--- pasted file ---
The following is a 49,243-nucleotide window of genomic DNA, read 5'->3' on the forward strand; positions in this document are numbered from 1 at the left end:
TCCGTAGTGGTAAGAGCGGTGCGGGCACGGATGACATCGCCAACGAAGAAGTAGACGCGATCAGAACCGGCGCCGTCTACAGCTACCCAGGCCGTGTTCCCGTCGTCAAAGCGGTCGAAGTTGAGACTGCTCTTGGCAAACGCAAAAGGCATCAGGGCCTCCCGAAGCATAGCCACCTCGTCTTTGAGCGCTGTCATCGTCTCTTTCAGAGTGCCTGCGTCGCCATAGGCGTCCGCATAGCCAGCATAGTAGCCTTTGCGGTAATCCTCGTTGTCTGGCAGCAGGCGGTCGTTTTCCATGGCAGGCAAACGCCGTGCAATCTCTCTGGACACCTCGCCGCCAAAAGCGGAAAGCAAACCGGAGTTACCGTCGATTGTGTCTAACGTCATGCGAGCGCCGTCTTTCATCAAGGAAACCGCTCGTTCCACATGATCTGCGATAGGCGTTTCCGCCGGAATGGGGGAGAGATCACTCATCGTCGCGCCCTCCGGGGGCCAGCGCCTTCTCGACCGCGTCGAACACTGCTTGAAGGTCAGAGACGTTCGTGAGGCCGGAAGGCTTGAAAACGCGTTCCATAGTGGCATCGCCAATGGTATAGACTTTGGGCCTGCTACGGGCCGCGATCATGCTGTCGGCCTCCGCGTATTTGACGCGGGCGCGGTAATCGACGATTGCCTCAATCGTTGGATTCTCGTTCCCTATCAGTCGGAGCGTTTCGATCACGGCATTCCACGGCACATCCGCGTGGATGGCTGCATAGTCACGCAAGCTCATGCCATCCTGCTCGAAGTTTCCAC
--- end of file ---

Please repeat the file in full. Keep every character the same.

The following is a 49,243-nucleotide window of genomic DNA, read 5'->3' on the forward strand; positions in this document are numbered from 1 at the left end:
TCCGTAGTGGTAAGAGCGGTGCGGGCACGGATGACATCGCCAACGAAGAAGTAGACGCGATCAGAACCGGCGCCGTCTACAGCTACCCAGGCCGTGTTCCCGTCGTCAAAGCGGTCGAAGTTGAGACTGCTCTTGGCAAACGCAAAAGGCATCAGGGCCTCCCGAAGCATAGCCACCTCGTCTTTGAGCGCTGTCATCGTCTCTTTCAGAGTGCCTGCGTCGCCATAGGCGTCCGCATAGCCAGCATAGTAGCCTTTGCGGTAATCCTCGTTGTCTGGCAGCAGGCGGTCGTTTTCCATGGCAGGCAAACGCCGTGCAATCTCTCTGGACACCTCGCCGCCAAAAGCGGAAAGCAAACCGGAGTTACCGTCGATTGTGTCTAACGTCATGCGAGCGCCGTCTTTCATCAAGGAAACCGCTCGTTCCACATGATCTGCGATAGGCGTTTCCGCCGGAATGGGGGAGAGATCACTCATCGTCGCGCCCTCCGGGGGCCAGCGCCTTCTCGACCGCGTCGAACACTGCTTGAAGGTCAGAGACGTTCGTGAGGCCGGAAGGCTTGAAAACGCGTTCCATAGTGGCATCGCCAATGGTATAGACTTTGGGCCTGCTACGGGCCGCGATCATGCTGTCGGCCTCCGCGTATTTGACGCGGGCGCGGTAATCGACGATTGCCTCAATCGTTGGATTCTCGTTCCCTATCAGTCGGAGCGTTTCGATCACGGCATTCCACGGCACATCCGCGTGGATGGCTGCATAGTCACGCAAGCTCATGCCATCCTGCTCGAAGTTTCCAC